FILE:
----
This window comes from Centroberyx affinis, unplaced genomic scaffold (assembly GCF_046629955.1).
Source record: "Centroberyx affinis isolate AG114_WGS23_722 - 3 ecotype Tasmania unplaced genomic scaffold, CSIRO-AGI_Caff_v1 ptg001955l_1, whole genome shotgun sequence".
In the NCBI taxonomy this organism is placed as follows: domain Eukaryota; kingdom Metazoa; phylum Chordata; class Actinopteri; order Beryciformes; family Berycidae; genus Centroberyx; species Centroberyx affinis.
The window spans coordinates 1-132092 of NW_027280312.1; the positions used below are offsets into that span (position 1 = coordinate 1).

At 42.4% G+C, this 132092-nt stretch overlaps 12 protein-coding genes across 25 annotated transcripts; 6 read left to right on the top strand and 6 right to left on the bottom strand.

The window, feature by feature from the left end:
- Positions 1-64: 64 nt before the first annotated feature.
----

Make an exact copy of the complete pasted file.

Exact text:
This window comes from Centroberyx affinis, unplaced genomic scaffold (assembly GCF_046629955.1).
Source record: "Centroberyx affinis isolate AG114_WGS23_722 - 3 ecotype Tasmania unplaced genomic scaffold, CSIRO-AGI_Caff_v1 ptg001955l_1, whole genome shotgun sequence".
In the NCBI taxonomy this organism is placed as follows: domain Eukaryota; kingdom Metazoa; phylum Chordata; class Actinopteri; order Beryciformes; family Berycidae; genus Centroberyx; species Centroberyx affinis.
The window spans coordinates 1-132092 of NW_027280312.1; the positions used below are offsets into that span (position 1 = coordinate 1).

At 42.4% G+C, this 132092-nt stretch overlaps 12 protein-coding genes across 25 annotated transcripts; 6 read left to right on the top strand and 6 right to left on the bottom strand.

The window, feature by feature from the left end:
- Positions 1-64: 64 nt before the first annotated feature.